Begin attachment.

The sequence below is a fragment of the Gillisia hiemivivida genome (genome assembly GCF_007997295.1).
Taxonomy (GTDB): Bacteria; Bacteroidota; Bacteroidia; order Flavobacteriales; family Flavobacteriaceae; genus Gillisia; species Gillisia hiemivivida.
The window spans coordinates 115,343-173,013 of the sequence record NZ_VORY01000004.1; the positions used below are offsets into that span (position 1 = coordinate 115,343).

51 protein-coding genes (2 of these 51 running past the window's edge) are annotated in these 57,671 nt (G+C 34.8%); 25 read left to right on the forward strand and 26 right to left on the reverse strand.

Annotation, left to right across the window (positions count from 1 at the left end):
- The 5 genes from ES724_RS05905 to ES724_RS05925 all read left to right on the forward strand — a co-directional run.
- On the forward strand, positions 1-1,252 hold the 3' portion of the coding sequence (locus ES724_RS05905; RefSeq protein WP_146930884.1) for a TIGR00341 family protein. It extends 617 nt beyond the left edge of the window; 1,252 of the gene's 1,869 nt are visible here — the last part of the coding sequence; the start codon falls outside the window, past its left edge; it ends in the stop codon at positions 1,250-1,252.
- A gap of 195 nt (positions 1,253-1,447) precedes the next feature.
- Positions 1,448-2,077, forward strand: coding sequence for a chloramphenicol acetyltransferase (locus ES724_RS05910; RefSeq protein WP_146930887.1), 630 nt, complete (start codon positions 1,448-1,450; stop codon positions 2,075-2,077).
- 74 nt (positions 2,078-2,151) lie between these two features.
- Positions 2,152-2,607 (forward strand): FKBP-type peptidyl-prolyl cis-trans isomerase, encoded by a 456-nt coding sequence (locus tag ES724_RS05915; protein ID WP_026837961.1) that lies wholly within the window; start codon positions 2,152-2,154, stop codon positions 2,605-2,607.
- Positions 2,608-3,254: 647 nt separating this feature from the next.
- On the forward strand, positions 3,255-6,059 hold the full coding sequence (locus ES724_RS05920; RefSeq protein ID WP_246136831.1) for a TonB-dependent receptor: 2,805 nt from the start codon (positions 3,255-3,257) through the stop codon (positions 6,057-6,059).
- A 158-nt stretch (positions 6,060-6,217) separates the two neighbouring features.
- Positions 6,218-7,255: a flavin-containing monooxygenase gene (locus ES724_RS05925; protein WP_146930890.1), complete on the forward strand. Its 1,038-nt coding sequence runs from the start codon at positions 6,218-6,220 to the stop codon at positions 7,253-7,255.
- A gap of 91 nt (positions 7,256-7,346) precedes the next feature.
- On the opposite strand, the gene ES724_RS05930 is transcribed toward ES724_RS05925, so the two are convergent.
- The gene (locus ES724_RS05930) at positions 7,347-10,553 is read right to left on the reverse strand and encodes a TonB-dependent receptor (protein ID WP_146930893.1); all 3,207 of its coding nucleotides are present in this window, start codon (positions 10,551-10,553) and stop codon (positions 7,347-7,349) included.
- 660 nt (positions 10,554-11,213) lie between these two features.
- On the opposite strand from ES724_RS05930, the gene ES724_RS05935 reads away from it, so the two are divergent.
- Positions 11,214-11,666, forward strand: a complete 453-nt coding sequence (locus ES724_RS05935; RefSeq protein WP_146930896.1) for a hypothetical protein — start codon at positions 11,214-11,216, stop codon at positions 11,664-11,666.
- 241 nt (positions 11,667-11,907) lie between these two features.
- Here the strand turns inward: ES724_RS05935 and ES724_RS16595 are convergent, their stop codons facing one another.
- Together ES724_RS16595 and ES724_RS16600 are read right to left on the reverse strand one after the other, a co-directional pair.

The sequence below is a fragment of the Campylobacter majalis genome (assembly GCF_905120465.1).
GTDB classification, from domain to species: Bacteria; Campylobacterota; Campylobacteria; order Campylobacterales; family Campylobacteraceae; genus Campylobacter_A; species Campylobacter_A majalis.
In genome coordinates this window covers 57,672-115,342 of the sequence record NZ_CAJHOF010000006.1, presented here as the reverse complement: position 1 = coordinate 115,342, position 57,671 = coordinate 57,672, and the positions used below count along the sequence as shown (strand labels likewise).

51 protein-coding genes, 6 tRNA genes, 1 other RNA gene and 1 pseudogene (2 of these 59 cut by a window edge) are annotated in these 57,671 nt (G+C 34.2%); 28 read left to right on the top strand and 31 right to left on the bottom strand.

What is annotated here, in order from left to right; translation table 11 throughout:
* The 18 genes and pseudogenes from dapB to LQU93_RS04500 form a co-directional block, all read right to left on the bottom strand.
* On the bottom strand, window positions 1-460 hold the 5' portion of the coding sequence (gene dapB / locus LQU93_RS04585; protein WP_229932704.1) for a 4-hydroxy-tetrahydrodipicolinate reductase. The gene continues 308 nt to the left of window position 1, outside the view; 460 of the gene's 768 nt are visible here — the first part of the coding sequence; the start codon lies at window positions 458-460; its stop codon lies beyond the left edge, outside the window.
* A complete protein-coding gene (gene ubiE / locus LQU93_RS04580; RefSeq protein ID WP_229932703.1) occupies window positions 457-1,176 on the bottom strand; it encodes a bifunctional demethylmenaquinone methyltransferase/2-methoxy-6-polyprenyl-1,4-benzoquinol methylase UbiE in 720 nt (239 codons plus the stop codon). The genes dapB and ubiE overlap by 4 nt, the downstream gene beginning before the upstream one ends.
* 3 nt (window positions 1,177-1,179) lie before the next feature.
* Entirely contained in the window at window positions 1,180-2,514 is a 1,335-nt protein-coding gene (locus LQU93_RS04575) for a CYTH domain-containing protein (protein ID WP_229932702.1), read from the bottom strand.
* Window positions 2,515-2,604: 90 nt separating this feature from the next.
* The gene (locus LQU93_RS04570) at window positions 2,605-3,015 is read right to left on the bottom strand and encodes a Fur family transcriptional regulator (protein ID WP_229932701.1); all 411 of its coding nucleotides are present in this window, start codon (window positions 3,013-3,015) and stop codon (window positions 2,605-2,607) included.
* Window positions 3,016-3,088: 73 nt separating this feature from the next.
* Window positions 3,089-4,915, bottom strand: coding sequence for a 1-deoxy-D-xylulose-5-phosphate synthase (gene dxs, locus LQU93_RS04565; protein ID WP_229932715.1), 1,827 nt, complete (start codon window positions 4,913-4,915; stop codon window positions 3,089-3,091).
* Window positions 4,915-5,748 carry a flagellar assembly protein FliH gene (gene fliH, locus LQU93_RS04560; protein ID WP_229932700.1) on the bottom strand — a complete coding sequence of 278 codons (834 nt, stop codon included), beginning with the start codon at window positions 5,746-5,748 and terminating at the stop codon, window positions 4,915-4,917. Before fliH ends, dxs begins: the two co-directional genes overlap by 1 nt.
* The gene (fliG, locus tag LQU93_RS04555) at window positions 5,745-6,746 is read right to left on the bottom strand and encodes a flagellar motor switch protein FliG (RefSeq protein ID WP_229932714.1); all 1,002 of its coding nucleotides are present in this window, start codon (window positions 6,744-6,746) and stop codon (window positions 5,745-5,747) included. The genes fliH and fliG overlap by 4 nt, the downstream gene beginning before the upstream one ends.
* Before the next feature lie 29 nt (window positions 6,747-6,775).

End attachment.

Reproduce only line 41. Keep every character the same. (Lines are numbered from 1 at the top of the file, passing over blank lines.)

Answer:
* Before the next feature lie 29 nt (window positions 6,747-6,775).